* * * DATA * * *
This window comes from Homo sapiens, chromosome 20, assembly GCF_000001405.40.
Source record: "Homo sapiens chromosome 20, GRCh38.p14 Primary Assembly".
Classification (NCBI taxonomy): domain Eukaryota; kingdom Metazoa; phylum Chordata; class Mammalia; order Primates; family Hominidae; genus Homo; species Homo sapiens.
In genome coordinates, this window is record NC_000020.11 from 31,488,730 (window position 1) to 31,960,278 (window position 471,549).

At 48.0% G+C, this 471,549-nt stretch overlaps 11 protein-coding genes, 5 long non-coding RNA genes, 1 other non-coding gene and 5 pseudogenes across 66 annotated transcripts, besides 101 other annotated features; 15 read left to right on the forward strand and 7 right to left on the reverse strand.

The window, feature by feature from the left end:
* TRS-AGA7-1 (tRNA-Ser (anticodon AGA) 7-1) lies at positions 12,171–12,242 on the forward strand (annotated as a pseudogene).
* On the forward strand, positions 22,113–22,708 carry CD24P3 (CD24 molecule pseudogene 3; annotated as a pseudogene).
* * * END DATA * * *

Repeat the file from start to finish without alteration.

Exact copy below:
This window comes from Homo sapiens, chromosome 20, assembly GCF_000001405.40.
Source record: "Homo sapiens chromosome 20, GRCh38.p14 Primary Assembly".
Classification (NCBI taxonomy): domain Eukaryota; kingdom Metazoa; phylum Chordata; class Mammalia; order Primates; family Hominidae; genus Homo; species Homo sapiens.
In genome coordinates, this window is record NC_000020.11 from 31,488,730 (window position 1) to 31,960,278 (window position 471,549).

At 48.0% G+C, this 471,549-nt stretch overlaps 11 protein-coding genes, 5 long non-coding RNA genes, 1 other non-coding gene and 5 pseudogenes across 66 annotated transcripts, besides 101 other annotated features; 15 read left to right on the forward strand and 7 right to left on the reverse strand.

The window, feature by feature from the left end:
* TRS-AGA7-1 (tRNA-Ser (anticodon AGA) 7-1) lies at positions 12,171–12,242 on the forward strand (annotated as a pseudogene).
* On the forward strand, positions 22,113–22,708 carry CD24P3 (CD24 molecule pseudogene 3; annotated as a pseudogene).